rsquo17 Nissan Rogue Sport

’17 Nissan Rogue Sport.

’17 Nissan Rogue Sport: Beard Preener’s Crossover

The Rogue Sport occupies the fastest-growing segment of a CUV-crazy market where city-centric Millennial buyers want small crossovers with interior versatility and all-wheel-drive capability.

NASHVILLE – Music City has gone and got itself trendy.

The downtown here still marches to a honky-tonk beat, which seemingly emanates around-the-clock from whiskey-soaked bars such as Tootsie’s and Robert’s. But a few blocks away lays The Gulch, an area of redevelopment where gleaming boutique condominiums, vintage shops and gourmet restaurants open and close to the sound of jackhammers and circular saws polishing the neighborhood for yet another wave of Millennial-aged hipsters.

Nissan, another Nashville institution, also is hell-bent on appealing to the Peter Pan generation, which experts say are ready to open their wallets wide for new vehicles when not preening their beards or performing hot yoga. Specifically, the cohort wants to buy CUVs, those high-riding, cargo-swallowing crossovers that look like a pickup-based SUV but drive like a car.

Among the newest offerings is the Nissan Rogue Sport, which borrows its name, as well as just about everything else, from the larger and newly redesigned Rogue. But the Rogue Sport occupies the fastest-growing segment of the CUV-crazy market where city-centric, as-yet childless, Millennial buyers want small, more maneuverable variants with interior versatility and all-wheel-drive capability.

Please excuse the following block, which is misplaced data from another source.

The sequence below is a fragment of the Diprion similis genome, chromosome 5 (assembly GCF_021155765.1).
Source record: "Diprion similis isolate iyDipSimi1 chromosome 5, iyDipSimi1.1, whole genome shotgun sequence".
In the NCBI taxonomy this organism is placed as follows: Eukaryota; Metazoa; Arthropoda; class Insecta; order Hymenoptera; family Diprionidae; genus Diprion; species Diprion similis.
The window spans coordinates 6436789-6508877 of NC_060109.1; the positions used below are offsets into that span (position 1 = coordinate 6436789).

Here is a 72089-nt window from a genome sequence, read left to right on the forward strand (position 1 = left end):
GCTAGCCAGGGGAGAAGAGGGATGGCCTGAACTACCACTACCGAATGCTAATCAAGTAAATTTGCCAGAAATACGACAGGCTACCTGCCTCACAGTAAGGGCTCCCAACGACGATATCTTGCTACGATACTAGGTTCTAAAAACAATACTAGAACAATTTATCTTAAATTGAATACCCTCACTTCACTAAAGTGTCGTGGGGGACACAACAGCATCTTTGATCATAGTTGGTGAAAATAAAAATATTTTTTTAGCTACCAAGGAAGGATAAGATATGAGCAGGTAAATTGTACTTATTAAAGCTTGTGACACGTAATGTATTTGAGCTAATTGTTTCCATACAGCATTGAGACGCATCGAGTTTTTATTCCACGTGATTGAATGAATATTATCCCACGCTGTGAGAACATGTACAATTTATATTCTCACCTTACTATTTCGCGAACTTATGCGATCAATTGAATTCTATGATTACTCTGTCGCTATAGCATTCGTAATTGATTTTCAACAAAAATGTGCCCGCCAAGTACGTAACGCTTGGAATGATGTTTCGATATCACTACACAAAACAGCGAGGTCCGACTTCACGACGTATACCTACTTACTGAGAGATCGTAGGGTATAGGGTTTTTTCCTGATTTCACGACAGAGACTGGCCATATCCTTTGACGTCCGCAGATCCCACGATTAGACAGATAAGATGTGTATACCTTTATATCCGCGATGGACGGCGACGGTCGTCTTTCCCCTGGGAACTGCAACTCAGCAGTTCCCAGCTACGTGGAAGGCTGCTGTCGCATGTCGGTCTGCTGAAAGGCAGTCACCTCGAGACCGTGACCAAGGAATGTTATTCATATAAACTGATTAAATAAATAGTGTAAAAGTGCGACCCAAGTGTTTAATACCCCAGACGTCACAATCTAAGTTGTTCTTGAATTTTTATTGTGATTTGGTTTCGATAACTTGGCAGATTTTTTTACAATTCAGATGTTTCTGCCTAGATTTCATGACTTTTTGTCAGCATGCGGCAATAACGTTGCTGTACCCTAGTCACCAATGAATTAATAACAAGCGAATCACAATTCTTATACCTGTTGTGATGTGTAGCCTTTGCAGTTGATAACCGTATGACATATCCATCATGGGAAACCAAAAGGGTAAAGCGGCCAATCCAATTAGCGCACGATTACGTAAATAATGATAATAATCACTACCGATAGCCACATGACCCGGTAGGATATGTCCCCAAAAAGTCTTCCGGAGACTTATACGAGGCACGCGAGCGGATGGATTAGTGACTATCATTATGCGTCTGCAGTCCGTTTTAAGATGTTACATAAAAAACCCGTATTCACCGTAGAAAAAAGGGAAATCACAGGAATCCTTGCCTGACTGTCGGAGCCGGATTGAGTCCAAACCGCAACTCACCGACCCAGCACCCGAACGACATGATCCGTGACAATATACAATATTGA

On that front, the Kyushu, Japan-built Rogue Sport delivers in spades. It rides on a wheelbase 2.3 ins. (58 mm) shorter than the Rogue and measures 21.1 ins. (536 mm) shorter overall. It zips through parking lots and around traffic circles of suburban city centers here with the ease of a compact car.

Trend, tradition meet in Nashville.

It boasts a degree of agility, too, thanks to a 4-wheel independent suspension, where stabilizer bars up front and in the rear keep body roll in check. There is an unfortunate dearth of steering feel from the electrically assisted rack-and-pinion unit, but a “Sport” setting adds weight to the wheel for a degree of on-center performance.